Living microgreens are a trending alternative to other salad greens and are particularly popular among chefs in the local Seattle market. Homeowners and retailers are also adopting them when made available through local delivery.
Seasonal varieties for restaurant industry
Chefs prefer certain flavors for certain seasons, but dealing direct with a smaller grower can enable them to choose from a wide range of these tiny greens. Girly Girl Greens grows up to 40 varieties at a time. Basil and red shiso tend to be their most requested items, according to Bronte Austin. “We like to have a personal relationship with our customers.” Deliveries are made weekly and the sizing depends on the customer. Chefs can order a full 10x20 tray or a 6.5x5 block. 6 blocks equals one flat and which can be customized with up to six different varieties. They also run a small CSA program with a half flat (10x10 tray) of four individual 5x5 inch blocks, which Austin says is perfect for most households and that chefs often request true leaf varieties, which take longer to grow and are more labor intensive.
Trial and error in learning best growing practices
Austin says they’ve learned an immense amount about cultivating the unique crops. The company – comprised of a mom and her eight daughters – has been open for a little over a year. “It took a long time to perfect the commodities,” she says. “Every specialty variety was a new challenge and learning the different environmental factors for any given microgreen was time consuming. Possibly the hardest of all was perfecting the soil.” Even after getting the inputs correct, achieving the proper ratios was a challenge, which took additional time. “It wasn’t until just a few months ago we really came up with what we like to think of as the perfect mix,” she says. Austin believes growing entirely in soil and selling items live in the soil they’re grown in makes the microgreens last longer and taste better. “Plants were designed to grow in the soil. That’s where they’ve always been. The soil is the foundation of the entire plant, no matter what you’re growing,” she explains. “If you don’t start out with high quality soil, no amount of care put into it later will make up for that. That’s really the focus of the organic program, rebuilding and replenishing the soil with each harvest to create a better environment for the future.”
Bull's blood beet
Spicy varieties are popular sellers
Spicy microgreens are some of their best sellers, which include arugula, triton radish, red radish, mixed mustard and the top-seller in the category, the ‘spicy mix’. Mild microgreens grown include longevity mix (blend of brassica varieties dotted with splashes of bright pink amaranth), flax, and red mizuna. Some of the specialty greens, which require more care because Austin says they take more time to reach maturity and some also require supplemental nutrients as they grow, including basil, bull’s blood beet, red Malabar spinach, red shiso, and bronze fennel. “I think people are getting more used to the idea of microgreens. What’s popular now is the vibrant varieties and those with true leaves; they have a little bit of extra style and color.”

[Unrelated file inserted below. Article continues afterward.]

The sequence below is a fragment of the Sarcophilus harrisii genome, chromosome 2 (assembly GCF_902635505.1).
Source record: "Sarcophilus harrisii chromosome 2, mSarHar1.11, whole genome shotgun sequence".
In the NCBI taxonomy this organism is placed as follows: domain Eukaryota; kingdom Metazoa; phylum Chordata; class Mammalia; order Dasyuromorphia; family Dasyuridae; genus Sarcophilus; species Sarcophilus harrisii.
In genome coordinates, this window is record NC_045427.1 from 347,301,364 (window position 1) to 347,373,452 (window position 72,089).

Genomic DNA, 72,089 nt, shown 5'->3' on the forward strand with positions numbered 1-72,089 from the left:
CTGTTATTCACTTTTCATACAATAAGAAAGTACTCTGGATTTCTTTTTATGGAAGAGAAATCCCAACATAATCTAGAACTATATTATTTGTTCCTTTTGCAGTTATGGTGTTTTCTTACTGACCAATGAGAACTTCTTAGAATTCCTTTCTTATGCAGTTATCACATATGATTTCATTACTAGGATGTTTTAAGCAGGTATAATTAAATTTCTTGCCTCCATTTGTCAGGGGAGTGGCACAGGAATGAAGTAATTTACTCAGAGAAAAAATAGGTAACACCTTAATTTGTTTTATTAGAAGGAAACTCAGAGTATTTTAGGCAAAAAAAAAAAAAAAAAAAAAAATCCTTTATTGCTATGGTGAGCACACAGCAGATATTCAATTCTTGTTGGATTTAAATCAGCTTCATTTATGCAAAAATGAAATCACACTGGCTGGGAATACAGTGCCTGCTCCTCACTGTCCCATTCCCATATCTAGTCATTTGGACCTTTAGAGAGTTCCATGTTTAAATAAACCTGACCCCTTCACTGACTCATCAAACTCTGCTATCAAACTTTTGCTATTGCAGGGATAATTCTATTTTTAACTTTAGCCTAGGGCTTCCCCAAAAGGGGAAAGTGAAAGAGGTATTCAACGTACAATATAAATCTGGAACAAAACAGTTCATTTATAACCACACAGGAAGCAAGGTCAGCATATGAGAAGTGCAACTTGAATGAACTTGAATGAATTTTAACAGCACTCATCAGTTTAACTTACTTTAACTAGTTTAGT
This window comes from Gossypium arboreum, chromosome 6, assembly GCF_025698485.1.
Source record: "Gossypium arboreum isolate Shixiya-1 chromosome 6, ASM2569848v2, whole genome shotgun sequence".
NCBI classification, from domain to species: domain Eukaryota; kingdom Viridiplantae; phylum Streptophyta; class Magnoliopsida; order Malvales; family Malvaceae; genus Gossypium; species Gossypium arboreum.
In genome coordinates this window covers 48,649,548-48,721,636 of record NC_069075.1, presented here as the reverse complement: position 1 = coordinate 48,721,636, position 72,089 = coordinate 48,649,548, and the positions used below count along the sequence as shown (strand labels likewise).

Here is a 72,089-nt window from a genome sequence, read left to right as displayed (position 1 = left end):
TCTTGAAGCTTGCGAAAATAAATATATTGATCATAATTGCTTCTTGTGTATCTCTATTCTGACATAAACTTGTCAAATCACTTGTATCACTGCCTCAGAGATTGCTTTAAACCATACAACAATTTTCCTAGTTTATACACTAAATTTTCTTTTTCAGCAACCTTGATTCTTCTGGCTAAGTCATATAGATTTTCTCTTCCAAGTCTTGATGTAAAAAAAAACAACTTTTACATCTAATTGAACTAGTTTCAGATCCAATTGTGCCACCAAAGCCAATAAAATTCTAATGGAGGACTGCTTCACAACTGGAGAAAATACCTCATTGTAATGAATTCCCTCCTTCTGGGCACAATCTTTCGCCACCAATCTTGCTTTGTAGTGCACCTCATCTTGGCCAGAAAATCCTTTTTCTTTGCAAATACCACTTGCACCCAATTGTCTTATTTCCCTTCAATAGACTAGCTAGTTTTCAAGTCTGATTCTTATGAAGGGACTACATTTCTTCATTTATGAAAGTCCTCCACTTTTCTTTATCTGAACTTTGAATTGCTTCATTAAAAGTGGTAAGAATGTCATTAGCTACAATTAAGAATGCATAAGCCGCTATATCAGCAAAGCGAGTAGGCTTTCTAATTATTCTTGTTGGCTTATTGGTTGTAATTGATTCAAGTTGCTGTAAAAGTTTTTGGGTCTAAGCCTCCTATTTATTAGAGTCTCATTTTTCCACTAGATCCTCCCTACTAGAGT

Red Malibar spinach
Overcoming challenges when new to farming
Venturing into farming comes with challenges, especially if there isn’t any generational knowledge to pass down. “I think the hardest thing is learning what each plant’s individual likes and dislikes are; it’s not all one size fits all,” says Austin. “We have to take into consideration if it’s a warm or cool weather crop, how much light it prefers, how much water it needs, and if it can tolerate much fluctuation in its particular environment.” A lot of research went into each individual type. With the farm 1,200 ft. above sea level, a lot of what works for other growers but didn’t for them. “Most farms are located in valleys, and it’s amazing how elevation and the type of air you’re exposing the crops to can make such a difference.” A bonus was their well water, which is sourced from a deep mountain aquifer. “It was found to be very pure and clean when we tested it but is extremely alkaline. Most plants won’t tolerate higher pH, so we have to use an organic pH down to lower it to the slightly acidic range, which is ideal for most things. It explained a lot of why certain microgreens just weren’t thriving until we changed that.” She notes that the cleaner, less polluted mountain air, well oxygenated by the vast amount of trees also helps. “Little things like that can make a huge difference.”
Educating about local
Income aside, Austin says the main goal is to educate people about what they’ve learned. “Profit is not our main goal. We're about community, which is one reason why we only sell to the local area. You can’t ship live microgreens and expect them to arrive at their destination in great condition. Seattle is perfectly situated that you can get a wide variety of foods from local farms.” She believes many farmers prefer to stay within a certain area because they’re contributing better food to the people around them. Our own health has improved tremendously over the last several years from what we’ve learned and we want other people to experience the same benefits.”
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